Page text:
Open secret: Graduate students don’t like writing

I came across a blog post titled How Not to Suck at Graduate School over at McGill’s Connections lab. I agree with most of the author’s points, but I have something to say about the first argument:

The first draft of everything is terrible, even for the best writer. You may be an extremely good binge writer, but I promise that the work will be better with another draft and some time to consider and change content.  Plan your time well. The draft of any project should be completed three days to two weeks before it is due. The remainder of the time can be spent in the real work of writing: editing.

Drafting is best, but most students are unlikely to follow this advice. Although I have met the rare grad who was never instructed to write multiple drafts, I more often come across students who do not like writing. Progress in writing requires some level of enthusiasm and sense of play. Many grads, even at the PhD level, do not enjoy writing. They like thinking, reading, arguing, and being in the field, but writing is an afterthought. Their disdain for the craft will no doubt follow them into jobs, punishing their colleagues with dense and unwieldy prose for years to come.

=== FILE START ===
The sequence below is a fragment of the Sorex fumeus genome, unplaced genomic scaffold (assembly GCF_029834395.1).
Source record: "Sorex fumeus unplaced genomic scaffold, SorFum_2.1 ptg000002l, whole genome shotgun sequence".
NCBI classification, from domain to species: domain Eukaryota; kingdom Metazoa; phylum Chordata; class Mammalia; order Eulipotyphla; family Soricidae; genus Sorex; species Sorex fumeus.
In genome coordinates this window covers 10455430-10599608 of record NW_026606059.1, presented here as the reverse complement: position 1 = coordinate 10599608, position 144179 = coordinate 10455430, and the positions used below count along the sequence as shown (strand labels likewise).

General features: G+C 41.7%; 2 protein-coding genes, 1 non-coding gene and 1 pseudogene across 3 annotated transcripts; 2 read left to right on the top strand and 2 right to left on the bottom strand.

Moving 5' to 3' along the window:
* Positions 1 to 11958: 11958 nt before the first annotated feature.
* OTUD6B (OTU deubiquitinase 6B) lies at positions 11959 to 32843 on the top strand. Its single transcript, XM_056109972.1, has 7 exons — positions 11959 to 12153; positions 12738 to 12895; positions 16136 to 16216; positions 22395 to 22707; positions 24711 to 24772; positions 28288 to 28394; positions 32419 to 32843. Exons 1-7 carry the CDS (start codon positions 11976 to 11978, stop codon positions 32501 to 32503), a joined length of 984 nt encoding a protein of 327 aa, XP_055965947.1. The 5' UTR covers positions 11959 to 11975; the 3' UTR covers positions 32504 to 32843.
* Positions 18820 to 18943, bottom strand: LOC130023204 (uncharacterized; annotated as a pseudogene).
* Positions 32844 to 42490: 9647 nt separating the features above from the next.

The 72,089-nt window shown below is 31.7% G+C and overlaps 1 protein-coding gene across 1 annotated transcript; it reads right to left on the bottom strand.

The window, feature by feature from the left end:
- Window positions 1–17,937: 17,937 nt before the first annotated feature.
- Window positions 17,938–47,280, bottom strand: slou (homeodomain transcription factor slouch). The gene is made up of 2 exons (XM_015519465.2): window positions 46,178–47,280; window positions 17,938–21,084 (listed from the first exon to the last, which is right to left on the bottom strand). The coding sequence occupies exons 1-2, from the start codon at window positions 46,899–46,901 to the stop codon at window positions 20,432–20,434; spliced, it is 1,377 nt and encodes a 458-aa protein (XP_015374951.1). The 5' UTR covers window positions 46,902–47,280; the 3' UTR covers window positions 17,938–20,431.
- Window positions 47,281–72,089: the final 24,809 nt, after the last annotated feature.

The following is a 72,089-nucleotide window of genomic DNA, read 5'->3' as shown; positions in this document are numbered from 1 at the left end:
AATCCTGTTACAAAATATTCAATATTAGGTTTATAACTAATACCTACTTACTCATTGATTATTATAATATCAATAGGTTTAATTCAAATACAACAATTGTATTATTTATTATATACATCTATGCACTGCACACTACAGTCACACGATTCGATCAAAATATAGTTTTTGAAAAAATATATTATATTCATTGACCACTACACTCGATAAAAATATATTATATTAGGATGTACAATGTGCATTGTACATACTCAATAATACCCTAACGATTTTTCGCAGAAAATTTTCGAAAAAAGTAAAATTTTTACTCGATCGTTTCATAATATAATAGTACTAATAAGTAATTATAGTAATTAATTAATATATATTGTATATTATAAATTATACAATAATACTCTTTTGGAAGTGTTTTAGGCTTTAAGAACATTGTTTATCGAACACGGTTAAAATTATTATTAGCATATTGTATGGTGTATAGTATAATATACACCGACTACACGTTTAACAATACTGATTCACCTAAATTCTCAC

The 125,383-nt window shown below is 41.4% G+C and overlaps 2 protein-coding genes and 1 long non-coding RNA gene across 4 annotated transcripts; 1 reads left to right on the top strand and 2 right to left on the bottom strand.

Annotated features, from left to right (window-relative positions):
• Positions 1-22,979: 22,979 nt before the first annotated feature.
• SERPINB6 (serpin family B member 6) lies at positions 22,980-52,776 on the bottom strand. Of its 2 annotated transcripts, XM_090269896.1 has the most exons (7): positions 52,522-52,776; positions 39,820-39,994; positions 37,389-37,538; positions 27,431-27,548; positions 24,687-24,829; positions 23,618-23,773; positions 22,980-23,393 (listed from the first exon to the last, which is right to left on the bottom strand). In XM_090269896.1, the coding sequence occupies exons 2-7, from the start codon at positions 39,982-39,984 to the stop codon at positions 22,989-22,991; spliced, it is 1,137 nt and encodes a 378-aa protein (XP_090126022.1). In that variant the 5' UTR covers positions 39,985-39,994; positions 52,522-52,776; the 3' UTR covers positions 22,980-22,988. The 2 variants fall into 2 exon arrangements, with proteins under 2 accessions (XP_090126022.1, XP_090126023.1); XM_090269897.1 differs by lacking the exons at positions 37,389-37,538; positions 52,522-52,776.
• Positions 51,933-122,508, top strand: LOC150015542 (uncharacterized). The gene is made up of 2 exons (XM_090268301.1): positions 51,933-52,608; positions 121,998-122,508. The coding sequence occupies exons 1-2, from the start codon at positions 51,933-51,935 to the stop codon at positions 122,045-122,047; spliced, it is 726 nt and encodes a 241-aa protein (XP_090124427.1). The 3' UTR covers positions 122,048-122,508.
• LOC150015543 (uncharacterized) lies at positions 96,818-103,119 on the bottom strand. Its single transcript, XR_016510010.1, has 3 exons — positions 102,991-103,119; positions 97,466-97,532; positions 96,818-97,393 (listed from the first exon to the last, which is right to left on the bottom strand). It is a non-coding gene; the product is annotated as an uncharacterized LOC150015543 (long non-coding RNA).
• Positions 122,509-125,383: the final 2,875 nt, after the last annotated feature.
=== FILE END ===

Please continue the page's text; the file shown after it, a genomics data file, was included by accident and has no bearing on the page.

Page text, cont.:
The ‘draft’ problem is really an ‘interest’ problem. The grad finishes the painful first draft, runs spell check a few times, and is ready to hand it in because they cannot bear to look at it again. They have already moved on, and to return to a draft means facing their internal critic.

Drafting is hard for every writer, but if you enjoy the process, and maybe even have a background in creative writing, then you are better able to face the critic, whether it be internal or external. The best academic writers I know have a prior relationship with writing, even if it’s just scribbling lyrics on a napkin or submitting a short story to a magazine. One need not be a former aspiring novelist to enjoy writing, but if you view the process as drudge, you are less likely to want to go back and make it better. To continue to develop as a writer without joy is doable of course, but I wouldn’t recommend it, unless one’s career goals do not actually involve writing for a living.